Ben gave to Luke the sword that had once been that of Anakin Skywalker, with which he slew the Count of Dooku, and with which he wrought pain and suffering on the Younglings of the Temple, and that he lost in the flames of Mustafar. "This is the blade of a time of righteousness and beauty," said Ben. "Yet trust not in its strength alone, for the Force is your truest ally."

Then Luke boldly ventured into the dungeons of the fortress, for he knew well that the Princess Leia was imprisoned within. He put on a mask so she knew not who she was, save that he was called, "the knight of little stature." And Leia led their company into a pit full of refuse and waste, and there were they nearly devoured by a mighty water beast, yet they made a plea and called upon their comrade the droid R2-D2, and he intervened to spare their lives.

But Ben confronted Darth Vader, who wore a mask and a shield and armor all of the darkest black, and struck with a sword that was blood-red, even as the Sith did in secret. Vader slew Ben the hermit, and Luke made lamentation for him even as he fled the dread moon.

Now many of the Jedi of old had perished, and become one with the Force. But some had learned the secret of speaking within the galaxy, and of casting shadows to be beheld by the living. Obi-Wan was such a knight, and Yoda. And they looked upon Luke with fear and wonder.

For such was his purity and strength, that he had hopes surpassing even those of his teachers. And they were this: that by his goodness he might transform the heart of Darth Vader, and turn him again to the ways of justice and mercy.

"It is folly," murmured Obi-Wan in his spirit, "for the Dark Side is as a whirlpool that dashes to pieces everyone in its grasp. You can no more rise up from it than you can overcome gravity."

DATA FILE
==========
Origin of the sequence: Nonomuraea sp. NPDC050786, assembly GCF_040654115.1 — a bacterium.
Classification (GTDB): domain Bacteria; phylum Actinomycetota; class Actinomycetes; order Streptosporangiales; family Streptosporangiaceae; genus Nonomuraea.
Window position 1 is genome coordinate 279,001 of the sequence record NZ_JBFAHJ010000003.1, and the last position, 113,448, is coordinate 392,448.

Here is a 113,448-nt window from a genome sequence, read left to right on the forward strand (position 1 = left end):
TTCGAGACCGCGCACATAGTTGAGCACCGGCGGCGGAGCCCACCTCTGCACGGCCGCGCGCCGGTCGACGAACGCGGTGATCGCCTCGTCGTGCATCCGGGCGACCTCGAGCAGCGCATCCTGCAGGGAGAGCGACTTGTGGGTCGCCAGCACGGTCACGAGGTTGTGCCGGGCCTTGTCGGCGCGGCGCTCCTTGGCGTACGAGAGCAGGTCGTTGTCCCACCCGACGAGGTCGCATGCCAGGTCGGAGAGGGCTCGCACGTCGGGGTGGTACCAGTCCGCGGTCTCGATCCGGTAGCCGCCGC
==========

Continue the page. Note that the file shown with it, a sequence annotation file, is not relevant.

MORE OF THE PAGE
"Do we not have hyperspace engines which do just this?" Luke asked. "Yes, and more diverse wonders besides."

"Be not hasty," counseled Yoda. "It may be that we shall place our hopes in another. Even Princess Leia has the power and wisdom of a true knight."

"That may be," said Obi-Wan.

Yet it was they who realized their error, for Luke entered the castle of the cruel Emperor as one who had no fear of death. For he knew the Force was his true ally, and he would endure in it in death as in life. There the Emperor tormented him with bursts of lightning. In his agony Luke cried out to his father, and Anakin's heart was pierced. Then did Darth Vader become Anakin Skywalker once more, and cast the Emperor into a dark abyss, from which he did not return.

Luke wept to see his father near death, but Anakin bade him go and be reunited with his sister the princess, and with their faithful companions. And ever after, it is said, he abided near him in the Force.

Now many are the histories that speak of the further deeds of Luke Skywalker, some how he journeyed to the ancient temple with Leia his sister, and thus fulfilled the words of Qui-Gon Jinn. And some say that he journeyed into exile, to contemplate the Force in chastity, and was most wickedly slain by his treacherous nephew. But I your poor author am in the grip of a terrible pain in the head, and shall not contemplate the histories more at this juncture.